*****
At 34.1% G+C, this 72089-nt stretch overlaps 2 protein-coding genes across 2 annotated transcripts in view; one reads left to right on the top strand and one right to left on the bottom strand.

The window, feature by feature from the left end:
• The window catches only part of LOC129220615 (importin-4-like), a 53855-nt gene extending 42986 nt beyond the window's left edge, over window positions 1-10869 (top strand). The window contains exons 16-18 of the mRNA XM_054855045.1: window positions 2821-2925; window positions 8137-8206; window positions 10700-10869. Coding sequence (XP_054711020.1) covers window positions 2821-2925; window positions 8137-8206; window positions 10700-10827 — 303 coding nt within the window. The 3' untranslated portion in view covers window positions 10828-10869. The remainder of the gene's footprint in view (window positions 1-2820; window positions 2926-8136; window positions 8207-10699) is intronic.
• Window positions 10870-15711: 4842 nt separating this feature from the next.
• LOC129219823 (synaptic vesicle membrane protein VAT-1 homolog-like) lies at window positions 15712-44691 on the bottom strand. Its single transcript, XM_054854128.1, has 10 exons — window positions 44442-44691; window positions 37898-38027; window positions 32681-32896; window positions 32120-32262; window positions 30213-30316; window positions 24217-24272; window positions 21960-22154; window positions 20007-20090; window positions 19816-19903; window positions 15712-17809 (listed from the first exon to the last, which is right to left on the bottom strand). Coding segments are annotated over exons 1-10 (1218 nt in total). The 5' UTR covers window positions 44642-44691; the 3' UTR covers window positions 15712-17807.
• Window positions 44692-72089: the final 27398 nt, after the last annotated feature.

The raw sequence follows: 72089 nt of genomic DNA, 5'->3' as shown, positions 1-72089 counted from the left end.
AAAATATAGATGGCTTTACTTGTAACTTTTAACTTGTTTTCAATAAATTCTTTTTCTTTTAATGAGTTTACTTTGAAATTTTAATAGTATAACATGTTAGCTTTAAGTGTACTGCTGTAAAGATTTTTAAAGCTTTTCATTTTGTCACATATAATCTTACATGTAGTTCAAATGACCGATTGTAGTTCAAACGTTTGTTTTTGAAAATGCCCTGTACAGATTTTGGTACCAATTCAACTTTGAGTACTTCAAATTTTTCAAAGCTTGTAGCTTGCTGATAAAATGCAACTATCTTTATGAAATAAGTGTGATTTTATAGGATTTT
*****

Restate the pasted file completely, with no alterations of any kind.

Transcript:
At 34.1% G+C, this 72089-nt stretch overlaps 2 protein-coding genes across 2 annotated transcripts in view; one reads left to right on the top strand and one right to left on the bottom strand.

The window, feature by feature from the left end:
• The window catches only part of LOC129220615 (importin-4-like), a 53855-nt gene extending 42986 nt beyond the window's left edge, over window positions 1-10869 (top strand). The window contains exons 16-18 of the mRNA XM_054855045.1: window positions 2821-2925; window positions 8137-8206; window positions 10700-10869. Coding sequence (XP_054711020.1) covers window positions 2821-2925; window positions 8137-8206; window positions 10700-10827 — 303 coding nt within the window. The 3' untranslated portion in view covers window positions 10828-10869. The remainder of the gene's footprint in view (window positions 1-2820; window positions 2926-8136; window positions 8207-10699) is intronic.
• Window positions 10870-15711: 4842 nt separating this feature from the next.
• LOC129219823 (synaptic vesicle membrane protein VAT-1 homolog-like) lies at window positions 15712-44691 on the bottom strand. Its single transcript, XM_054854128.1, has 10 exons — window positions 44442-44691; window positions 37898-38027; window positions 32681-32896; window positions 32120-32262; window positions 30213-30316; window positions 24217-24272; window positions 21960-22154; window positions 20007-20090; window positions 19816-19903; window positions 15712-17809 (listed from the first exon to the last, which is right to left on the bottom strand). Coding segments are annotated over exons 1-10 (1218 nt in total). The 5' UTR covers window positions 44642-44691; the 3' UTR covers window positions 15712-17807.
• Window positions 44692-72089: the final 27398 nt, after the last annotated feature.

The raw sequence follows: 72089 nt of genomic DNA, 5'->3' as shown, positions 1-72089 counted from the left end.
AAAATATAGATGGCTTTACTTGTAACTTTTAACTTGTTTTCAATAAATTCTTTTTCTTTTAATGAGTTTACTTTGAAATTTTAATAGTATAACATGTTAGCTTTAAGTGTACTGCTGTAAAGATTTTTAAAGCTTTTCATTTTGTCACATATAATCTTACATGTAGTTCAAATGACCGATTGTAGTTCAAACGTTTGTTTTTGAAAATGCCCTGTACAGATTTTGGTACCAATTCAACTTTGAGTACTTCAAATTTTTCAAAGCTTGTAGCTTGCTGATAAAATGCAACTATCTTTATGAAATAAGTGTGATTTTATAGGATTTT